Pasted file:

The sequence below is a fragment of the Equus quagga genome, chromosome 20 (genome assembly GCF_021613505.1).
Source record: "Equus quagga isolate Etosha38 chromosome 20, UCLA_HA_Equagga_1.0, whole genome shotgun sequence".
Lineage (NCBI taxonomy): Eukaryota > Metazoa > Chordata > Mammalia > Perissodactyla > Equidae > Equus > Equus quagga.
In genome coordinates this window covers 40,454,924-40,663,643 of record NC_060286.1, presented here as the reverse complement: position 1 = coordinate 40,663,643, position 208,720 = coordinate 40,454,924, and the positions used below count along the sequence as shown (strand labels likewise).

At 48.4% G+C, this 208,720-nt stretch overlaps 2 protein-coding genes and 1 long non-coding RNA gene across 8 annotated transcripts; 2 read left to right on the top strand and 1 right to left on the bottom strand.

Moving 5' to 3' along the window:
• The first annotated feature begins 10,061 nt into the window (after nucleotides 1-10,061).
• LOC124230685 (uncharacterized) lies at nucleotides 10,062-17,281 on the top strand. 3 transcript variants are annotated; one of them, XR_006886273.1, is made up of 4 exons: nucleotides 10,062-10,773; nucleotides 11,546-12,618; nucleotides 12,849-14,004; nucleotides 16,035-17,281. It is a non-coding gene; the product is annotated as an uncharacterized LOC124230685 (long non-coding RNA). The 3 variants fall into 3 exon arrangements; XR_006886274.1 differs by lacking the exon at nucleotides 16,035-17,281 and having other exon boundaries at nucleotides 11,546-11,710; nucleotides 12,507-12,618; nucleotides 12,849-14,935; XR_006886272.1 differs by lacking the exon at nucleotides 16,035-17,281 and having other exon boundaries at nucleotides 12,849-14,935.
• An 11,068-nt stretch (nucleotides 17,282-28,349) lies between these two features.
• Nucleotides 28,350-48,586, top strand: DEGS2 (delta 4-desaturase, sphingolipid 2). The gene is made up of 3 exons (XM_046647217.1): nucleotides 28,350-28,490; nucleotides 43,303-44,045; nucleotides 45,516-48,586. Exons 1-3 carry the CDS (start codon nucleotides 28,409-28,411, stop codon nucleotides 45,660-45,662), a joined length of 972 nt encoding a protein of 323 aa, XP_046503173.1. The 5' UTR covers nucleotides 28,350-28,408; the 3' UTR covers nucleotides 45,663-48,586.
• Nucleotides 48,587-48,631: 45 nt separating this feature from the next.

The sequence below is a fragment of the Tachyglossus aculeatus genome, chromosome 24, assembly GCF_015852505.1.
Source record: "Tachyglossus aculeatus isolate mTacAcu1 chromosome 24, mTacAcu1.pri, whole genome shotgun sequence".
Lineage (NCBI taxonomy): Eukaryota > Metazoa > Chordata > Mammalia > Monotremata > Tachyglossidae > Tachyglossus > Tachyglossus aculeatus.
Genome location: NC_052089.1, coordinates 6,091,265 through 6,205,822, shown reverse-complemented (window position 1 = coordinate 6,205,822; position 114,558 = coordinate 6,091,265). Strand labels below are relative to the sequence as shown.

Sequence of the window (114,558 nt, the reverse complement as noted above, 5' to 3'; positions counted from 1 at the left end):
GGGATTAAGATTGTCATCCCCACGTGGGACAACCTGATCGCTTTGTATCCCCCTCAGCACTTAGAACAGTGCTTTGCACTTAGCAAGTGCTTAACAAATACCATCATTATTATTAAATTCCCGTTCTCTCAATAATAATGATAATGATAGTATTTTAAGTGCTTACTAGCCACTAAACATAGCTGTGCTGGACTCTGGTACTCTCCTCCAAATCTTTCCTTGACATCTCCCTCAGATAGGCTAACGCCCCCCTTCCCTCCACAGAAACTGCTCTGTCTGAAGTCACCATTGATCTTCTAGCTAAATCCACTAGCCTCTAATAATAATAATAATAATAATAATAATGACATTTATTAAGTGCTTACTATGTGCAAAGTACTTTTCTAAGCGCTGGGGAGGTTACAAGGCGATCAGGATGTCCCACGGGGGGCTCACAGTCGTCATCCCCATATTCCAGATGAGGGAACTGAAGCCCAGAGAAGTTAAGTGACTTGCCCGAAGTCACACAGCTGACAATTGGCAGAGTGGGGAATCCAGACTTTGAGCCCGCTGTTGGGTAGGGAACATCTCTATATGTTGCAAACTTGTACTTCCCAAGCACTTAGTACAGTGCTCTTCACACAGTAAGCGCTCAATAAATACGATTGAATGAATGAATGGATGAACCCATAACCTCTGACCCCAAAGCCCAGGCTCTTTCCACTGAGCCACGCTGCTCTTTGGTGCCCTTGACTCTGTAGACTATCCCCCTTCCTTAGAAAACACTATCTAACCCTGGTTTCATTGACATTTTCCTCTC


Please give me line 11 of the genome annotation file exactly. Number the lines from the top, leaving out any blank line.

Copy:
• Nucleotides 48,587-48,631: 45 nt separating this feature from the next.